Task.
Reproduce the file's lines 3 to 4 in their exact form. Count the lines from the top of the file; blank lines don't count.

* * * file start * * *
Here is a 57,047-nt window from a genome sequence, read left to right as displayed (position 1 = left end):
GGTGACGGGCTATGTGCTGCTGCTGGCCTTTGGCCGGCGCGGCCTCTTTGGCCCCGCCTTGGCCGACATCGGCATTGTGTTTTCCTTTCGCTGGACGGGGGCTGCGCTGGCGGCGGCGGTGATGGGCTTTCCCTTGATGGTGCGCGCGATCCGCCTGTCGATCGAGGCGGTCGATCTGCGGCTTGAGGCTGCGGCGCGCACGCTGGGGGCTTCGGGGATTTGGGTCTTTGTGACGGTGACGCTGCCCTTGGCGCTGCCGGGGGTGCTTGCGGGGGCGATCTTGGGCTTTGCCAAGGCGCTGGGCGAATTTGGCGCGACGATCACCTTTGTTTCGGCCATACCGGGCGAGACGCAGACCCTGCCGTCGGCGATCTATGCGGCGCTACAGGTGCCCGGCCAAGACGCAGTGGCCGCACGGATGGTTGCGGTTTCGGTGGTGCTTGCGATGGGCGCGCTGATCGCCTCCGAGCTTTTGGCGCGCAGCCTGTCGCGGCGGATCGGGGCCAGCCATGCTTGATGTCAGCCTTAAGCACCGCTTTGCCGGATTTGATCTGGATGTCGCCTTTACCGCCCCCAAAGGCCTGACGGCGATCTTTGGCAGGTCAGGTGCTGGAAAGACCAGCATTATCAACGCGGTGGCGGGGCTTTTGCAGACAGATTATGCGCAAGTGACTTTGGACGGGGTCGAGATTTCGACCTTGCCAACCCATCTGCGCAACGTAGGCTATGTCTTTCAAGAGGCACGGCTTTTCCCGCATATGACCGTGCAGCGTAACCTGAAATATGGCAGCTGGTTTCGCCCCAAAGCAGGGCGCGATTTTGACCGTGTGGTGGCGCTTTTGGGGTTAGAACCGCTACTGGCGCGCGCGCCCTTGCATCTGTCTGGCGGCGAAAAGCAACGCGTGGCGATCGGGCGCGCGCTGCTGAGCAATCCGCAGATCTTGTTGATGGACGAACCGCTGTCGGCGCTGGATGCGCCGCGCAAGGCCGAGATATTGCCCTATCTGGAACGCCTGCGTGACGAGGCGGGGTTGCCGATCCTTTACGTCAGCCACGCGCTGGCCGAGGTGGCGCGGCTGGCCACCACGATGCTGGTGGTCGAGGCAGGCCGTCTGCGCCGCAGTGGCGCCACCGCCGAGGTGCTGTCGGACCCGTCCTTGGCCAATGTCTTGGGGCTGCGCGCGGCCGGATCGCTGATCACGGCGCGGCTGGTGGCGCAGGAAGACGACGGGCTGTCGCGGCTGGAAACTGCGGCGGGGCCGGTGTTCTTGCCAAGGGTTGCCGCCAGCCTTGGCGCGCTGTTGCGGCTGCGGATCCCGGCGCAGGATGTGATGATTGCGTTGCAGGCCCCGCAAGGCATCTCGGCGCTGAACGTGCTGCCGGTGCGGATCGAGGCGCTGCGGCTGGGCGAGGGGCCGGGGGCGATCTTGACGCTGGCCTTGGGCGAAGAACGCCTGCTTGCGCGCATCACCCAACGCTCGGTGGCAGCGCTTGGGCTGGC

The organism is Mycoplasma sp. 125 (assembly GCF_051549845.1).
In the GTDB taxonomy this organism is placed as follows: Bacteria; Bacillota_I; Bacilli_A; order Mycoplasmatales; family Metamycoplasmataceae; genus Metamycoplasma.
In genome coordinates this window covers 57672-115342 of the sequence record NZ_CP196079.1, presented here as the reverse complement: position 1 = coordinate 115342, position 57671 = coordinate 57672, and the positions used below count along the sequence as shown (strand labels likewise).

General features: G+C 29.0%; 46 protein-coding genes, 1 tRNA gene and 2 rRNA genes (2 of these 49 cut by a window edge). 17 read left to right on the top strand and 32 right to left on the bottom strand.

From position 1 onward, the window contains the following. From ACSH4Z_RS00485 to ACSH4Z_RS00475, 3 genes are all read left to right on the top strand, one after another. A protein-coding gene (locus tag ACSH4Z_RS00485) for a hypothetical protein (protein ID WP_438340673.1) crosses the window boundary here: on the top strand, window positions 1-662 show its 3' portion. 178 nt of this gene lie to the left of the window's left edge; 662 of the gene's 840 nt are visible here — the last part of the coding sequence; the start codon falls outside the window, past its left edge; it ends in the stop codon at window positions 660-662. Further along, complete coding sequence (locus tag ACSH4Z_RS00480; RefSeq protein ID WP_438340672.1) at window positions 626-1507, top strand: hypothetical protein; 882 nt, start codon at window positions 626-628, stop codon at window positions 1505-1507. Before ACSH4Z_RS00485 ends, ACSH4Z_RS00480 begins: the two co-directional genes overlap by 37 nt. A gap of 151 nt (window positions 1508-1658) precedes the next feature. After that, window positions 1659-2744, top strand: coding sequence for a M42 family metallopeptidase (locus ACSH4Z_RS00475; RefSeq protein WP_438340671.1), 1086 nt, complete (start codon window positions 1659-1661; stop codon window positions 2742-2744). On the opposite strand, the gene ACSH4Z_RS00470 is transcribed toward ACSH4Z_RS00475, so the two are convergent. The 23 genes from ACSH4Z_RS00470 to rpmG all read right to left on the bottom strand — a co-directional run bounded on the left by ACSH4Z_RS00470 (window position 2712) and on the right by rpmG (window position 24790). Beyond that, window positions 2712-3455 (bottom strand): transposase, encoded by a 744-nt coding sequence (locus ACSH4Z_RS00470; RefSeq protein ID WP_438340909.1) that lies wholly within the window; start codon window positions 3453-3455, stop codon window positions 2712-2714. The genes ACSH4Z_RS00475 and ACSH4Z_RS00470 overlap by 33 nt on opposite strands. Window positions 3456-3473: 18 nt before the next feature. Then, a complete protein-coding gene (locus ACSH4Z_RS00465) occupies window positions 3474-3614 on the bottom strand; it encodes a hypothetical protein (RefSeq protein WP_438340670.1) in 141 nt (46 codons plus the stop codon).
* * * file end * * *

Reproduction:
The organism is Mycoplasma sp. 125 (assembly GCF_051549845.1).
In the GTDB taxonomy this organism is placed as follows: Bacteria; Bacillota_I; Bacilli_A; order Mycoplasmatales; family Metamycoplasmataceae; genus Metamycoplasma.